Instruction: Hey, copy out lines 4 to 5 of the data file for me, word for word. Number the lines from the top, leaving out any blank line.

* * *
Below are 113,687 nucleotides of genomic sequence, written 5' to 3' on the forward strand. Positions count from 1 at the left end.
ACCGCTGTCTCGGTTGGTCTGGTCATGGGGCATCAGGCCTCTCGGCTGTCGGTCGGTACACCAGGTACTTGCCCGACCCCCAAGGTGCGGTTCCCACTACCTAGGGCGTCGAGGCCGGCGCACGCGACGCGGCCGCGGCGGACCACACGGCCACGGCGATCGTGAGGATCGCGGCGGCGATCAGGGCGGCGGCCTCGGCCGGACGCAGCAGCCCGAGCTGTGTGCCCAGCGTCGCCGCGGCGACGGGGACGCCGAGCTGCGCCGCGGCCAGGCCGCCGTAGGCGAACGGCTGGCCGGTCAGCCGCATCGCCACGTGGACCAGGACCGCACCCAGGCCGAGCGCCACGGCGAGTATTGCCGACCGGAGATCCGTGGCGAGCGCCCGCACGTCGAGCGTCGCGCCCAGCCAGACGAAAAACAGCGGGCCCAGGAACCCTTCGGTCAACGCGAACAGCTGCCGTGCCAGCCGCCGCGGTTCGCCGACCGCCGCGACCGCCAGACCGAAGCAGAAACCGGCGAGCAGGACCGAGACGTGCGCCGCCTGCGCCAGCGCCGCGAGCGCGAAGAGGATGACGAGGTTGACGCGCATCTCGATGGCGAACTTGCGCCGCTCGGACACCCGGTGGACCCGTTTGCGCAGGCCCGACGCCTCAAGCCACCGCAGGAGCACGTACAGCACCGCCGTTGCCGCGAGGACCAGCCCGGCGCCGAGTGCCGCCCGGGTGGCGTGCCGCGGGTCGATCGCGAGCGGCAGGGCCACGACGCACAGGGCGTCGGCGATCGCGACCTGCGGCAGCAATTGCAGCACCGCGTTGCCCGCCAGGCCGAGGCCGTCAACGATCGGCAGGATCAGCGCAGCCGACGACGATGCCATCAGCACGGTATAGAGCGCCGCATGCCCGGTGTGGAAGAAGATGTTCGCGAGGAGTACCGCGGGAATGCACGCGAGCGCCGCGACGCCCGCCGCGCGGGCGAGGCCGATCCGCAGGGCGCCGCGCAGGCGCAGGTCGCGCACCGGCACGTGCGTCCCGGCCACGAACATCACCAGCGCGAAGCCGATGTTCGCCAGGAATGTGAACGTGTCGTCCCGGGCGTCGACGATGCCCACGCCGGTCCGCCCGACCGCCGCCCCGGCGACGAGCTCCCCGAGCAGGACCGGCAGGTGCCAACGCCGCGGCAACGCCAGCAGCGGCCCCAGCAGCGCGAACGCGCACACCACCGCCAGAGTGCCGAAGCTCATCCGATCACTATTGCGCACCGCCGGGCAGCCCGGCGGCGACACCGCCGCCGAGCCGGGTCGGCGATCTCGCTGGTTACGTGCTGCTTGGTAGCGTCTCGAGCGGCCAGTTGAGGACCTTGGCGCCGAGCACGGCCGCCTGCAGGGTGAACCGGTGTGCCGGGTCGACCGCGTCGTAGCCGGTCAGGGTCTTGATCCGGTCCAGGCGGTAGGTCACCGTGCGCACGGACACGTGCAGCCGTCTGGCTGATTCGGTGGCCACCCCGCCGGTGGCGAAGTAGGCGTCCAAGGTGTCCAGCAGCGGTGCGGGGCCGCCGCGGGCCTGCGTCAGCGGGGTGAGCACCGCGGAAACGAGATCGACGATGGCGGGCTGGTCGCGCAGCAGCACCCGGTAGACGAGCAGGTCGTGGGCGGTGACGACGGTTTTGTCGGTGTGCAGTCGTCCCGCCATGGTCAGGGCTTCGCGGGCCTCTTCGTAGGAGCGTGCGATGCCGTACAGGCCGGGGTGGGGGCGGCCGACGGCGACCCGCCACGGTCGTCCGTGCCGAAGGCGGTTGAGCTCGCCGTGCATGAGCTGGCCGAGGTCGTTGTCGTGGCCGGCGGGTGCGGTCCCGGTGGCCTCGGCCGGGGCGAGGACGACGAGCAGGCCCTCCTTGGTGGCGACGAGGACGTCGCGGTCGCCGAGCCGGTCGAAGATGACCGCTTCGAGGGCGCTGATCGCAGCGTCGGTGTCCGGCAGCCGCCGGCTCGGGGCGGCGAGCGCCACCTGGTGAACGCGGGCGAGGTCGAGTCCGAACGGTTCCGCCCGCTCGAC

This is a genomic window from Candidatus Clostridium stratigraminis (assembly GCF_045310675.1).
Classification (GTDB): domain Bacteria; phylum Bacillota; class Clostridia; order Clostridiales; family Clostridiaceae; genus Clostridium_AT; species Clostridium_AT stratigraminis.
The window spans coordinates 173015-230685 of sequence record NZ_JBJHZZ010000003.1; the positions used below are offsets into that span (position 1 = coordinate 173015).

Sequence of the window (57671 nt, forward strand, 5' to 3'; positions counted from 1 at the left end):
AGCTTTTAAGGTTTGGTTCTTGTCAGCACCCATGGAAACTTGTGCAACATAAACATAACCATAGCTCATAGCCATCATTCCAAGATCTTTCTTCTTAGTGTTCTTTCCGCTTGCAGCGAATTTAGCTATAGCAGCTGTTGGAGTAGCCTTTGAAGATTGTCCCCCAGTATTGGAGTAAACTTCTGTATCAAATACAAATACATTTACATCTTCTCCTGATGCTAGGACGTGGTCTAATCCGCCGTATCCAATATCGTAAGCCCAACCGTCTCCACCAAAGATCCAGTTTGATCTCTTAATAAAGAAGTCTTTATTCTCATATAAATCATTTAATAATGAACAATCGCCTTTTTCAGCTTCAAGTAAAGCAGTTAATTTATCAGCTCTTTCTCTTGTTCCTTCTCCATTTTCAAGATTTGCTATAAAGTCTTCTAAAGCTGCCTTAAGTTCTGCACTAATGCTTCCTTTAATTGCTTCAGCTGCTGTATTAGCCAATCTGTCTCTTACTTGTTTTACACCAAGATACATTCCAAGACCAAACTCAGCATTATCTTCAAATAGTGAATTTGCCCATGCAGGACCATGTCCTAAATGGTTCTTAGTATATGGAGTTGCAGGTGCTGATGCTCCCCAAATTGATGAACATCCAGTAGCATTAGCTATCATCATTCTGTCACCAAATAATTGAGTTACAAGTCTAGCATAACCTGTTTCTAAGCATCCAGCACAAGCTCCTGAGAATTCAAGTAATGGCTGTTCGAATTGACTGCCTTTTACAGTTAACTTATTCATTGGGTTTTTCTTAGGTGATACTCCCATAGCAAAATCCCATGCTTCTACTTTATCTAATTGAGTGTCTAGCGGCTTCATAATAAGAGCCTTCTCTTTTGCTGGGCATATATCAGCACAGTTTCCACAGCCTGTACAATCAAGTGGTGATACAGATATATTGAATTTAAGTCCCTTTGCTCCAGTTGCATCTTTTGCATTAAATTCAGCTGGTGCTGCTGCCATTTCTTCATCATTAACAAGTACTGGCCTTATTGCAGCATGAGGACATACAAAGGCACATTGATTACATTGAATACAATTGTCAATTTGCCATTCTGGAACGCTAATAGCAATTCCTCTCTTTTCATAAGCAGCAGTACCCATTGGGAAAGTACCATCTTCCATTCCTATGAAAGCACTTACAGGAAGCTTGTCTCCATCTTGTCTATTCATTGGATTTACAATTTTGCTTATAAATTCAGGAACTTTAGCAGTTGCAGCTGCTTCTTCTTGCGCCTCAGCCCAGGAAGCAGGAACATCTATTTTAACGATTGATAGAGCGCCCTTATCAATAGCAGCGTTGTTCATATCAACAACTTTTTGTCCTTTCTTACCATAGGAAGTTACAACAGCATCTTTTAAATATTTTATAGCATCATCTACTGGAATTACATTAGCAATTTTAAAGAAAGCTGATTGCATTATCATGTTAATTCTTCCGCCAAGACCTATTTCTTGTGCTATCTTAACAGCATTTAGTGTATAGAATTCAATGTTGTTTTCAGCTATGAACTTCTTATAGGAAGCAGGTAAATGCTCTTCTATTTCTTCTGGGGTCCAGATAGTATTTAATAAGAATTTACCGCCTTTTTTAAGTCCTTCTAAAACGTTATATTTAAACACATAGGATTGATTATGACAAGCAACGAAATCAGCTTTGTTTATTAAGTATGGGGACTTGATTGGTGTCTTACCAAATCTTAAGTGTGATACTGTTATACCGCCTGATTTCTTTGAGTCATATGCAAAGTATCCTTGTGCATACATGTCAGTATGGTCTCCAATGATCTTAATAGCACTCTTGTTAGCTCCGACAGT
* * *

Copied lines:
Classification (GTDB): domain Bacteria; phylum Bacillota; class Clostridia; order Clostridiales; family Clostridiaceae; genus Clostridium_AT; species Clostridium_AT stratigraminis.
The window spans coordinates 173015-230685 of sequence record NZ_JBJHZZ010000003.1; the positions used below are offsets into that span (position 1 = coordinate 173015).